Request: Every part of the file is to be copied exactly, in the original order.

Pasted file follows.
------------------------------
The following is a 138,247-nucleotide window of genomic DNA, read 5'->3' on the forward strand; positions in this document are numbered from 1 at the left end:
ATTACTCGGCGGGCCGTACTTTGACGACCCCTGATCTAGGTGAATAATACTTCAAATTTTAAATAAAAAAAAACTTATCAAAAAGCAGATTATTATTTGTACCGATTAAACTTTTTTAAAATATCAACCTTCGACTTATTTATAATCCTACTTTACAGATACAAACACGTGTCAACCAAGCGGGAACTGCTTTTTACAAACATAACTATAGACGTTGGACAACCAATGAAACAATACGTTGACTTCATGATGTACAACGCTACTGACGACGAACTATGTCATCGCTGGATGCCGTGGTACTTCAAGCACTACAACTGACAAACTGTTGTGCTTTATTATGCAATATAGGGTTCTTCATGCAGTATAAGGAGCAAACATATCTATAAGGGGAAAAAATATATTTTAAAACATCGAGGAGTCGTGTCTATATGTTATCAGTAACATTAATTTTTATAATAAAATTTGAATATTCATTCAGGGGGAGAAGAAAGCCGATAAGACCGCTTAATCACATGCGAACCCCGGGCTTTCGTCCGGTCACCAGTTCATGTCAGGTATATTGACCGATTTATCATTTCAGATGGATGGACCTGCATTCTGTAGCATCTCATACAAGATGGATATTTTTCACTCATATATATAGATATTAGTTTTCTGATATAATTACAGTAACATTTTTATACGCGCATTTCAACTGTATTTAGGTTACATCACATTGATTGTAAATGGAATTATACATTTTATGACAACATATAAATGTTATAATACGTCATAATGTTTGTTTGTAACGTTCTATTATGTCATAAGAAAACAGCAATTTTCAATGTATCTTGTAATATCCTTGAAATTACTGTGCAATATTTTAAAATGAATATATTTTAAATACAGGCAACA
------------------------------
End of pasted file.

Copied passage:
The following is a 138,247-nucleotide window of genomic DNA, read 5'->3' on the forward strand; positions in this document are numbered from 1 at the left end:
ATTACTCGGCGGGCCGTACTTTGACGACCCCTGATCTAGGTGAATAATACTTCAAATTTTAAATAAAAAAAAACTTATCAAAAAGCAGATTATTATTTGTACCGATTAAACTTTTTTAAAATATCAACCTTCGACTTATTTATAATCCTACTTTACAGATACAAACACGTGTCAACCAAGCGGGAACTGCTTTTTACAAACATAACTATAGACGTTGGACAACCAATGAAACAATACGTTGACTTCATGATGTACAACGCTACTGACGACGAACTATGTCATCGCTGGATGCCGTGGTACTTCAAGCACTACAACTGACAAACTGTTGTGCTTTATTATGCAATATAGGGTTCTTCATGCAGTATAAGGAGCAAACATATCTATAAGGGGAAAAAATATATTTTAAAACATCGAGGAGTCGTGTCTATATGTTATCAGTAACATTAATTTTTATAATAAAATTTGAATATTCATTCAGGGGGAGAAGAAAGCCGATAAGACCGCTTAATCACATGCGAACCCCGGGCTTTCGTCCGGTCACCAGTTCATGTCAGGTATATTGACCGATTTATCATTTCAGATGGATGGACCTGCATTCTGTAGCATCTCATACAAGATGGATATTTTTCACTCATATATATAGATATTAGTTTTCTGATATAATTACAGTAACATTTTTATACGCGCATTTCAACTGTATTTAGGTTACATCACATTGATTGTAAATGGAATTATACATTTTATGACAACATATAAATGTTATAATACGTCATAATGTTTGTTTGTAACGTTCTATTATGTCATAAGAAAACAGCAATTTTCAATGTATCTTGTAATATCCTTGAAATTACTGTGCAATATTTTAAAATGAATATATTTTAAATACAGGCAACA